crisis in Iraq. American contractors have been evacuated from a base there as the security situation worsens. Islamic militants have captured now much of that country's north and are threatening to take Baghdad.

President Obama says it is clear that Iraq will need more U.S. help in this fight against the Islamic state of Iraq in Syria. That is the name of the militant group. And every option is being considered, except, the White House says, American boots on the ground.


BARACK OBAMA, PRESIDENT OF THE UNITED STATES: My team is working around the clock to identify how we can provide the most effective assistance to them. I don't rule out anything, because we do have a stake in making sure that these jihadists are not getting a permanent foothold in either Iraq or Syria, for that matter.


BERMAN: This is such a delicate situation. While this is happening, there are reports that Iran is coming to the aid of Iraq, sending elite fighters in to help put down the Sunni insurgency.

CNN's Arwa Damon is following these developments. She is in Iraq in the Kurdish region of Erbil.

Arwa, what are the latest developments this morning?

ARWA DAMON, CNN SENIOR INTERNATIONAL CORRESPONDENT: Well, ISIS most certainly continues its occupation of Iraq's second largest city of Mosul, where we are right now, not too far away from the border between this autonomous region of Iraqi Kurdistan and central Iraq. We saw refugees continuing to flow from Mosul into this area, saying that they were not necessarily fleeing from ISIS, but out of fear of Iraqi military air strikes.

Some people even going back, though, saying that even though is fighters were roaming the streets, they felt as if the situation was stable, safe enough for them to be able to return back home. ISIS continuing to try to push forward in various other strategic parts of the country as well.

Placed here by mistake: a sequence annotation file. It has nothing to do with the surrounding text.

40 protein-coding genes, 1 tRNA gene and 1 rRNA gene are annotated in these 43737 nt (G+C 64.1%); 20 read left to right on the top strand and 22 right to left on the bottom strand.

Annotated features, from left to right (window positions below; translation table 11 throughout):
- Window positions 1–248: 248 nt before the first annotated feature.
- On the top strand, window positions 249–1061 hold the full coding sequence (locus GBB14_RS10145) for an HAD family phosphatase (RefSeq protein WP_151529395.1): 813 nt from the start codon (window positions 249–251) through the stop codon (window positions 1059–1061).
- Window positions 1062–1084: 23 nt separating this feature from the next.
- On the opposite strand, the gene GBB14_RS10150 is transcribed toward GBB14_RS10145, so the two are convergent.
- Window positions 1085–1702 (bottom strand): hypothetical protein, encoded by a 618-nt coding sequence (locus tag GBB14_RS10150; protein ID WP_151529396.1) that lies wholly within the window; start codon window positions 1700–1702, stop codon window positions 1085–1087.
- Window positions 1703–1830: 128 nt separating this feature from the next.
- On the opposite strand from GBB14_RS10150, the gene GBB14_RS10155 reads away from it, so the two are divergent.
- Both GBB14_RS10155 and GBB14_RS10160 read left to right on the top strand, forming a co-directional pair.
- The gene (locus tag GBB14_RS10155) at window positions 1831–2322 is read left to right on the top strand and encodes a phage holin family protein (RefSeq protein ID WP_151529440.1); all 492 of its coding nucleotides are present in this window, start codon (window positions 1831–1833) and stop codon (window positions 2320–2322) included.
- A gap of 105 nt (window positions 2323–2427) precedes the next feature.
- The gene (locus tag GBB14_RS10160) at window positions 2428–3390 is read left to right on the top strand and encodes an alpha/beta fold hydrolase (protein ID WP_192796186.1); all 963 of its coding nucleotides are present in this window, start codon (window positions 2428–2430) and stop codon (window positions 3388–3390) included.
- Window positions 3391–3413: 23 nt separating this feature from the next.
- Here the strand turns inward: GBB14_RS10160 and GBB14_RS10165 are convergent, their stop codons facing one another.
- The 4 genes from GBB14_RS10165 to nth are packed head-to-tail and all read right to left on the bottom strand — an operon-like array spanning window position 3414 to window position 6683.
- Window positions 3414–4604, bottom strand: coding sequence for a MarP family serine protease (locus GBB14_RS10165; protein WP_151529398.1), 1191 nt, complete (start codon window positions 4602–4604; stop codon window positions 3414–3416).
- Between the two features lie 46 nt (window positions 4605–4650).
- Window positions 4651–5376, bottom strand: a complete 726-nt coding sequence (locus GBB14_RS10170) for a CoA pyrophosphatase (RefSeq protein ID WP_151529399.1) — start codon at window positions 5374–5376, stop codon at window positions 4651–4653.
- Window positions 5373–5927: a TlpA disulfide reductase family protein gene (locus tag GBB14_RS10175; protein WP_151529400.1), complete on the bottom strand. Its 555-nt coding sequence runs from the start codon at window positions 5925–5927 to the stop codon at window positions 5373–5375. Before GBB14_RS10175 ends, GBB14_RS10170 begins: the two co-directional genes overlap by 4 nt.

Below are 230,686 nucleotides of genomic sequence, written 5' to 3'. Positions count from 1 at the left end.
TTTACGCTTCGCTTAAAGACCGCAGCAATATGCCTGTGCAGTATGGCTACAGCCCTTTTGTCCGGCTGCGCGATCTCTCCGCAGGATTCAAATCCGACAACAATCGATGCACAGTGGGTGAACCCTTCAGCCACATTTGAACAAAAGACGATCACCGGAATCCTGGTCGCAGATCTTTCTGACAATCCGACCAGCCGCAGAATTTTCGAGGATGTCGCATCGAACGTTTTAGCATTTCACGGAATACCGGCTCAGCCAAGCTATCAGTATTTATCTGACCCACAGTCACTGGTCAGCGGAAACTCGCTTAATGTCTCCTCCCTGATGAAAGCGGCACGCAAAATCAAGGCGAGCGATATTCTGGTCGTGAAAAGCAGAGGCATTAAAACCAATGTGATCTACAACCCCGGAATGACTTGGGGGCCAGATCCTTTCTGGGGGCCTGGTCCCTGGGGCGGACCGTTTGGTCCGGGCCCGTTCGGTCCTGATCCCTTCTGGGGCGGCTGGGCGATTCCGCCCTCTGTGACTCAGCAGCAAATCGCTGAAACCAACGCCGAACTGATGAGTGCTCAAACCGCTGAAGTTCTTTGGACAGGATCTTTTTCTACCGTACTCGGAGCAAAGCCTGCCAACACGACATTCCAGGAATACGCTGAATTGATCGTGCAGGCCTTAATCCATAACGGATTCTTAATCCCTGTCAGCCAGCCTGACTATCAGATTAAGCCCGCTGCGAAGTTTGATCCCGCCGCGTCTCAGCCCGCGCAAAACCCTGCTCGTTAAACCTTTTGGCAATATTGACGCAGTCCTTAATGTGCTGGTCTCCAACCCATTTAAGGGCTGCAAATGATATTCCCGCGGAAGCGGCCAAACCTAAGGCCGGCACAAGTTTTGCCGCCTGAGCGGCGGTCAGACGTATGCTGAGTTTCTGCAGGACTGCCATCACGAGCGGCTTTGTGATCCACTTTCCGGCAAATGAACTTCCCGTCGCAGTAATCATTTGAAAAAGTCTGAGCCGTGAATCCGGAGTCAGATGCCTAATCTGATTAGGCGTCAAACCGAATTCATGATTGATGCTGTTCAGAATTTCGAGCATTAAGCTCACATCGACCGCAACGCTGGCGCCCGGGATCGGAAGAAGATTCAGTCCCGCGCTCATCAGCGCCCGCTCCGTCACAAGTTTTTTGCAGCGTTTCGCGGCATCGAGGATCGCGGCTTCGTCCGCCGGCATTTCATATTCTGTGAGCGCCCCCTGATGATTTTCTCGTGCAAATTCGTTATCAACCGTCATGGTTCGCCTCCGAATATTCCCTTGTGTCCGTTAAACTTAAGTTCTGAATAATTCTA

And throughout all of this, John, we have been seeing the Iraqi military forces disintegrate, abandoning their positions, allowing ISIS to take over not just territory, but also ammunition, weapons and military vehicles. Reports that some of those vehicles are being moved to the front lines in Syria as well.

Underlying all of this, John, are Iraq sectarian tensions. The predominantly Shia government viewed as being -- are trying to oppress the Sunni minority. That is by and large one of the key reasons why an organization like ISIS has been able to gain so much territory, because even though it has been in the spotlight, there has also been a re-emergence of various other significant Sunni insurgent groups that were active here during the U.S. occupation of Iraq.

The situation we have right now described by one Iraqi politician as being utterly catastrophic. The consequences of not being able to bring security here under control will not just have ramifications for Iraq but for the region as well. ISIS has its roots in al Qaeda in Iraq and now has managed, following the U.S. troop withdrawal of Iraq, capitalizing on what's been happening in neighboring Syria to not just become an entity that controls territory inside Iraq, but in Syria as well.

Trying to resolve this crisis, though, John, will not come about by use of military force alone. There has to be some sort of political reconciliation between the various Sunni and Shia fighters. It's not just Iran also that's being brought into the mix potentially at this stage. We're also hearing various reports that Shia militias inside Iraq are being called to arms as well.

This country very much on the brink of yet another very bloody chapter.

BERMAN: Of course, there are reports as well of the Kurdish militia, the Peshmerga, has taken over the oil city of Kirkuk.

A lot going on right there, ramifications already. Our Arwa Damon reporting live from inside Iraq fro Erbil. Arwa, thank you very much.

So, as ISIS, that group that Arwa was talking about, the al Qaeda- inspired group, continues to advance. Iraqi politics on the front burner in Washington. House Speaker John Boehner really slamming the president for what he calls "taking a nap" on Iraq, accusing the president of ignoring gains made by the terrorists.

Now, Republicans are calling for air strikes against the militants. The Iraqi government calling for much of the same.

Hillary Clinton is now also weighing in. The former secretary of state says she is surprised by how effective ISIS has been.


HILLARY CLINTON, FORMER SECRETARY OF STATE: This is not just a Syrian problem anymore. I never thought it was just a Syrian problem. I thought it was a regional problem. I could not have predicted, however, the extent to which ISIS could be effective in seizing cities in Iraq and trying to erase boundaries to create an Islamic state.